These are the tender young flower stems of hardneck garlic, which emerge in late May/early June, about a month before the heads are ready. They should be removed to force the plant’s energy into bulbing. The easiest way to harvest scapes is to cut them off, but that wastes the best part: the tender, flavorful stem within the plant itself. With equal parts luck and skill, you can gently but firmly tug on the scape and convince it to break near the base of the plant, then be drawn up through the long, almost 2-foot stalk of the plant to emerge as a tender, coiled garlic scape. If harvested too late, scapes will become tough and woody, but the young, tender scapes are a true highlight of seasonal fare for us.
HANDLING & STORAGE
Store scapes in the fridge as you would most vegetables; they will last many weeks.
IN THE KITCHEN
Use scapes like any fresh garlic or allium. Every bit of the scape is edible, so chop up the whole thing. Cook similarly to minced cloves to provide a nice garlic flavor. In terms of amount, we’ll usually use a couple of scapes in a dish that would otherwise use a couple of medium cloves of garlic. It’s hard to overdo the amount if the scapes are cooked. They can certainly be eaten raw, but they sometimes have a bit of a bite. For those who are not fond of garlic aftertaste, we advise cooking.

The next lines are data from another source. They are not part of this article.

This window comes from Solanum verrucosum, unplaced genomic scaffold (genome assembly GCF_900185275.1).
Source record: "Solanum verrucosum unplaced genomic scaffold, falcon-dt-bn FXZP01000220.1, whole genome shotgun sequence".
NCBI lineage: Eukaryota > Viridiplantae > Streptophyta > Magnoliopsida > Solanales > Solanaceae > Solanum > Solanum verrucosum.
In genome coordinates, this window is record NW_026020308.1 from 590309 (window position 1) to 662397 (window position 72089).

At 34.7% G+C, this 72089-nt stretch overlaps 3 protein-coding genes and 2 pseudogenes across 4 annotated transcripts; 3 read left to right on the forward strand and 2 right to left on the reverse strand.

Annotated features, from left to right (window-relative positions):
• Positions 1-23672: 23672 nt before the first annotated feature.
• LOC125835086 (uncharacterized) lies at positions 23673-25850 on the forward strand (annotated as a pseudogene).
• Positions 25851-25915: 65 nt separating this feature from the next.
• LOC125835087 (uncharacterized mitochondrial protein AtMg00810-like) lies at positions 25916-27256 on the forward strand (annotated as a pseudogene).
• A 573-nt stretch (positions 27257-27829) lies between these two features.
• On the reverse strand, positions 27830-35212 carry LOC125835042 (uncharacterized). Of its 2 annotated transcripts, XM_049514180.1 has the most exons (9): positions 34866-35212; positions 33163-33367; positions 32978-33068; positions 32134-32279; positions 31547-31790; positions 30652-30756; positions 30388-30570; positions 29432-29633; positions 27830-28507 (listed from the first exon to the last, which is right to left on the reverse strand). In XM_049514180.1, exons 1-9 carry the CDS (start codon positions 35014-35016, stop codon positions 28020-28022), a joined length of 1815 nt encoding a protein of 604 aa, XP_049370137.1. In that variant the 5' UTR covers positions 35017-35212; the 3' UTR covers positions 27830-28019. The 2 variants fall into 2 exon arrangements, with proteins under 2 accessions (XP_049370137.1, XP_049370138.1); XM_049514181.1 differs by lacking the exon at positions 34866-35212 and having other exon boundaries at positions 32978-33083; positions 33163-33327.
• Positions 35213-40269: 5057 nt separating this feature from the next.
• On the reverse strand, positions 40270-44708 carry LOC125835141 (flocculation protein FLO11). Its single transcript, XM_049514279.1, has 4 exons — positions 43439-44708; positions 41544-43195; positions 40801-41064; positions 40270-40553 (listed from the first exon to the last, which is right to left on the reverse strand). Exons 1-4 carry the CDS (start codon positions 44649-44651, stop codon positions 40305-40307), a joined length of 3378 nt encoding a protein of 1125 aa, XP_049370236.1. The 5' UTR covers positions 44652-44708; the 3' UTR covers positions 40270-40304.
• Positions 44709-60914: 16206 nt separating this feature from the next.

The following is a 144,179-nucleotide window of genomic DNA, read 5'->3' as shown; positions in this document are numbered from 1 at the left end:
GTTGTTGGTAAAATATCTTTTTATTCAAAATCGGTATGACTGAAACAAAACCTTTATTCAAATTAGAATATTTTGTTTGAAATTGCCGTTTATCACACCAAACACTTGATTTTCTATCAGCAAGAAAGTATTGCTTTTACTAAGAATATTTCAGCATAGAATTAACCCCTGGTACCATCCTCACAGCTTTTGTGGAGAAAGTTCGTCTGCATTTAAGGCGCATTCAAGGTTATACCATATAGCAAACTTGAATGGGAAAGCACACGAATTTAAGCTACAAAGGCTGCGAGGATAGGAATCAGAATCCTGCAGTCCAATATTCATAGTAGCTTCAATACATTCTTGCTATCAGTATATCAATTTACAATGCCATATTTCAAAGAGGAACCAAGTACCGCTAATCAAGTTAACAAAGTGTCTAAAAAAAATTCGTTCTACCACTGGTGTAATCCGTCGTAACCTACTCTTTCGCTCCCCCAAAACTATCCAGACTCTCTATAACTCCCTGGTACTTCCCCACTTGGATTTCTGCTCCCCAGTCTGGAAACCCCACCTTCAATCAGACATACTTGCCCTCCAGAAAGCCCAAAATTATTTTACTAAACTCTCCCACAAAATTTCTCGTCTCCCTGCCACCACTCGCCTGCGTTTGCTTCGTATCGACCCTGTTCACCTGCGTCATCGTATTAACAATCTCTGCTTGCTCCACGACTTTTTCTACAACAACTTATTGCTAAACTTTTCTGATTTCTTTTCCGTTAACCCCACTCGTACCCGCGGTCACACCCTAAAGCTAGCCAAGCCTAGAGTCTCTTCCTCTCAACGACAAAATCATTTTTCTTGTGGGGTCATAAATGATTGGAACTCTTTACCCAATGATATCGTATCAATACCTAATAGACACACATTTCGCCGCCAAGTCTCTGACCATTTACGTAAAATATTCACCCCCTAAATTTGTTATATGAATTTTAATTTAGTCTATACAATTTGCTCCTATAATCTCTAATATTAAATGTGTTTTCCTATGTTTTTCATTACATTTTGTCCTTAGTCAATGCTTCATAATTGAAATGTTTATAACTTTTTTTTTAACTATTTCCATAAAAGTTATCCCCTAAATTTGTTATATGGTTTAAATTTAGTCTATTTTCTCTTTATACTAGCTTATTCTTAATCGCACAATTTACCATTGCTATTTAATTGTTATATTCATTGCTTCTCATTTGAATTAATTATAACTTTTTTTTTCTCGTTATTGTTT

We like to make lots of scape pesto, which is great fresh but freezes really well for winter use. Combine chopped garlic scapes, olive oil, and (optional) grated hard cheese in a roughly 2:1:1 ratio. Throw all these items into a blender until you get a nice paste. If desired, add some lemon juice, salt, and/or nuts, and you’re done. This is great as a spread on pizza, a base for pasta, or a flavoring paste for almost any dish. This is more potent than basil pesto, so a little can go a long way. One storage option is to freeze it in ice cube trays, store the cubes in a freezer bag, and then pop a cube into any winter soup for extra flavor. (The ice cube trays may retain garlic flavor.)
VARIETIES WE GROW
As noted above, scapes come only from hardneck garlic varieties. Though flavor may vary among varieties, we don’t track which variety is which when harvesting scapes.